Toxic masculinity exists in every culture. The determination to prove oneself, evolves from childhood to adulthood. Men feel they need to prove to everyone that they are “real men” by performing risky actions. They feel they need to take on the world, pushing their limits; in different situations, whether it is defending the honor of their family, loved one, or simply their own. Jennifer K. Bosson and Joseph A. Vandello state that men repeatedly try to up their status and manhood. The patriarchy, all throughout history has always been at the top of the social ladder. Men feel like it is a right to have a higher status than a woman. They constantly need to prove themselves in order to keep that status, that is where toxic masculinity comes into play. Men who acts out in violence feel like it is justified simply because they are men. Situations such as domestic abuse often occur simply because men, historically are power hungry, yet they still feel it is a right. Different cultures support the thought that a stronger man is far better than a weaker man, or a submissive man.
Physical and social reasons that are explained in Bosson and Vandello’s study shows that men are more likely to act out when defending one’s honor or when the status of their manhood is threatened. Not only is this a toxic relationship to have with oneself but this can cause problems in relationships and in their future. The relationships they have now or will have, will suffer and most of the time end aggressively. Men feel like they need to push the limits or boundaries in order to achieve a higher status. The studies conducted show that men are more likely to support the acts of aggression and be more understanding, whereas a woman will disagree with said actions. Men are taught to not show emotion, to not be reasonable when it comes to feelings. They put their feelings aside and choose to do whatever action that will increase their status. They are determined to do anything that proves to others that they are a strong and dominant man.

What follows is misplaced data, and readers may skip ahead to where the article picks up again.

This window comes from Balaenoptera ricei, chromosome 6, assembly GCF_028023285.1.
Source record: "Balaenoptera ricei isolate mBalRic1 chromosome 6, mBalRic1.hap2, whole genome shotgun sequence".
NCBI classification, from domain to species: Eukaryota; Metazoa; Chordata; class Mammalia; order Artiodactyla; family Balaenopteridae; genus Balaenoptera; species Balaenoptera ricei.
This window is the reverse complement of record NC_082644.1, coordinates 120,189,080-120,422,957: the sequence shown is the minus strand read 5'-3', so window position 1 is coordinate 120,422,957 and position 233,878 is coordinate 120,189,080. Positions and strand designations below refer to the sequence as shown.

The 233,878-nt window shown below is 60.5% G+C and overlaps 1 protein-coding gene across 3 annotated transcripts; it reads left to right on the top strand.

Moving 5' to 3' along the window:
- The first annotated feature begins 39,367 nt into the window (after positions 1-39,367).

Many different cultures have a different meaning of what it is to be a man. Some Asian cultures believe that a man represents the whole family, that honor is the most important. Just like in the Asian culture, Mexican culture also believes that the man should live with honor, should be a person of great strength, and should decide everything. Growing up in a very strict Mexican family, the man was always the one to make the decisions, the woman was the one who always would wait on the man. As a daughter the responsibilities included making food, to cook and clean, and to be at foot and hand of the man in charge. My brothers, on the other hand, had to learn how to do manual labor. They were the ones pushed to constantly do well in school and they overall were always taught to never be emotional. They were told to never cry, or to show deep emotions. They had to keep going and not dwell on their feelings. Not only was this shown in my family, but also with other relatives and friends. Most guys do not want to show emotion because they believe it is a sign of weakness.
The idea that men need to prove they are “real men” is one that has been touched upon all throughout history. Men have always been the ones to call the shots or the ones to have power. Toxic masculinity is a real thing, and it exists in every culture. The belief that a boy or man should not cry, or show any “weak” emotion, is not healthy. They are not able to talk about how they feel, rather they are told to stop being weak or to stop “acting like a girl”.
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